Though inspired by Paramount’s 1975 Sydney Pollack spy thriller Three Days of the Condor, AT&T Audience network’s Condor remains relevant, because political paranoia is alive and kicking, exec producers found themselves explaining to TV critics in Pasadena.
Condor follows a young CIA analyst who stumbles onto a plan that threatens millions of lives.
Among the more head-scratching questions, Condor exec producers Todd Katzburg and Jason Smilovic got asked what was the point of taking a 42 year old brand that “a lot of people don’t remember” to be the basis of a TV series in 2018.
They mistakenly thought the question was asking if it was a straight re-telling of the original; Katzburg answered happily that they got to “do our own thing with it” to “make sure this is our own and..update it, while retaining enough of the original to give viewers what they are expecting.”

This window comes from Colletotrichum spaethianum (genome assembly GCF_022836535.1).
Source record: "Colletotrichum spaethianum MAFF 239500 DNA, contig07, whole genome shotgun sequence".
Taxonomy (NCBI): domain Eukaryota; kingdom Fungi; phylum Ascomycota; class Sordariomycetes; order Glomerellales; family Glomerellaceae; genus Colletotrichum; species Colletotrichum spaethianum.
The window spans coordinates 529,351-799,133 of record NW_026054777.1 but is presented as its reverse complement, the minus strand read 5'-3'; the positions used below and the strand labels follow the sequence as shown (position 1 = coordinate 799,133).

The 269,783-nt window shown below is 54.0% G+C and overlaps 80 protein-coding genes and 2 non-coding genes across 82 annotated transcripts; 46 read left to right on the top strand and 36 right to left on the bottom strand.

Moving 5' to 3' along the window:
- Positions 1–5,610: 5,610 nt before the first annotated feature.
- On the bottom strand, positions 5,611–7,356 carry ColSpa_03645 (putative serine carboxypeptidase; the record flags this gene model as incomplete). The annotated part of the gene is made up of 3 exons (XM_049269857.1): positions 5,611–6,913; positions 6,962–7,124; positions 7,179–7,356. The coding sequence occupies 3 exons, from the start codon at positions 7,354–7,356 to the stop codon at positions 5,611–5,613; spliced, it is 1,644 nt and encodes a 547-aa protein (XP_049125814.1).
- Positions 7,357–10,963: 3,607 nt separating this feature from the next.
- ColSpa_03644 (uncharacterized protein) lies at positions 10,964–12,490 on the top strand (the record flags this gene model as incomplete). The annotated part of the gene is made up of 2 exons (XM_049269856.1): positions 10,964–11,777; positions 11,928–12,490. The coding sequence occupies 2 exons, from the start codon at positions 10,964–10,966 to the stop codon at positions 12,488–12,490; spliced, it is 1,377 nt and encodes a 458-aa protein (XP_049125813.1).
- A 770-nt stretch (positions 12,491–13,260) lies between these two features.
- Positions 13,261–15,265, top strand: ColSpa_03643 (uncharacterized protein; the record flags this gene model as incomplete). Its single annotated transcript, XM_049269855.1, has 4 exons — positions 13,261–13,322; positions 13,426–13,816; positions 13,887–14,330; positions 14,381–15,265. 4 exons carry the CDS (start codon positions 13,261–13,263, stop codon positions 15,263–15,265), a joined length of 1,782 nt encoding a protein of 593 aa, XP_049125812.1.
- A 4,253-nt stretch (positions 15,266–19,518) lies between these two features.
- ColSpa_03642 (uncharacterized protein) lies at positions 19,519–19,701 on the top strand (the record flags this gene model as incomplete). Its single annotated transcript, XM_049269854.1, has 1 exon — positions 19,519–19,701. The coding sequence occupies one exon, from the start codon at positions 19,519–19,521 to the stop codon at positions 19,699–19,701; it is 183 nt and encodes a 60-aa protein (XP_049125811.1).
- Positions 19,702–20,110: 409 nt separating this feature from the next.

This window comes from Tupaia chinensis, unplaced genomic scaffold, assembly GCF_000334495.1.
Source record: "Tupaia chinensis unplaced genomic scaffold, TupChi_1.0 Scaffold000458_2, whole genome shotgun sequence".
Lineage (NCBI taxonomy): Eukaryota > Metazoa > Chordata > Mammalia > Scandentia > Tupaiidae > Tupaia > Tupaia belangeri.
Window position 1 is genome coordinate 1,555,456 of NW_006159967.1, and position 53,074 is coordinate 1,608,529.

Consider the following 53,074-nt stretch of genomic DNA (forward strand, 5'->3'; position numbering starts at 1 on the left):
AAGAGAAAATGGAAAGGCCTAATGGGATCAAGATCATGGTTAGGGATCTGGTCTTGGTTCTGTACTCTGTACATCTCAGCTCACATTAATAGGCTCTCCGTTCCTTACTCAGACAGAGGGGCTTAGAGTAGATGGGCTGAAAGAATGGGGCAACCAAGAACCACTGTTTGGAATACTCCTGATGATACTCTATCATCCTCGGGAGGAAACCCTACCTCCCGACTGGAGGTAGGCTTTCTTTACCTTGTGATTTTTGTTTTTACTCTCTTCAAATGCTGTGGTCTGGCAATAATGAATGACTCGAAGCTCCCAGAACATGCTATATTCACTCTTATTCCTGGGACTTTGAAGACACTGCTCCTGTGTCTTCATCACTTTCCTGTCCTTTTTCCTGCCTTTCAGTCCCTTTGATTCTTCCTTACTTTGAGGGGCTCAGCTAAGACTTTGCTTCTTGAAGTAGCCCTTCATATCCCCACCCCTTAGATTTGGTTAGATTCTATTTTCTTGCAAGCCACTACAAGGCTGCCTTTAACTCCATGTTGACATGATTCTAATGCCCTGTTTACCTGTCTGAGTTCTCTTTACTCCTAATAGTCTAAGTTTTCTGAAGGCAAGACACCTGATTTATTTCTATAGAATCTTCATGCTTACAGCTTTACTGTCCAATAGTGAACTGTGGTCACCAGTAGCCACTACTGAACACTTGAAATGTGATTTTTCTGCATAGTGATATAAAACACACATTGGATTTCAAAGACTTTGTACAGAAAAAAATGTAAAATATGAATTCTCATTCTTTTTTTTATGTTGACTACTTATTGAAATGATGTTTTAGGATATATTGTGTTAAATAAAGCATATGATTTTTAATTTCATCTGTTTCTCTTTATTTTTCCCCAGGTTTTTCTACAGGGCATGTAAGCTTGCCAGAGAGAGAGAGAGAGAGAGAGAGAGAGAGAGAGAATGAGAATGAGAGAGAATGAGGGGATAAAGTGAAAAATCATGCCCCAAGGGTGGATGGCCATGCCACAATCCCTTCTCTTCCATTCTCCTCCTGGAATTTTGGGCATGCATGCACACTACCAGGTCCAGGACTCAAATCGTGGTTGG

The question-asking critic clarified that he does not understand why such an old brand has meaning in 2018.
The movie has a lot of relevancy today, Smilovic explained, what with it being about political distrust and paranoia and “those are issues plaguing our society now.”
“People are more distrustful now than they ever have been,” he insisted, an assertion that was not challenged by TV critics anyway.
But he also noted while the series’ first season follows the same DNA as the movie, it will not in a second, moving on to a different storyline.
The franchise, he said, is not a “’who dunnit’ but a why dunnit’.”
Bob Balaban acknowledged they had seen the movie back in the day, but did not re-watch for this gig. Star Max Irons joked he considered not letting people say Robert Redford’s name on set “for fear I would burst into tears.”
Mira Sorvino, the only woman on stage, noted her character is new to the franchise and was created for the series.
During the panel, Sorvino got asked about the #MeToo and #TimesUp movements. Sorvino has been extremely outspoken about Harvey Weinstein and today published an open letter expressing her “belief in” and support of Woody Allen accuser Dylan Farrow. Sorvino spoke at length about how excited she was that the #MeTo and #TimesUp movements are taking place, calling it a “really wonderful awakening time for us all.”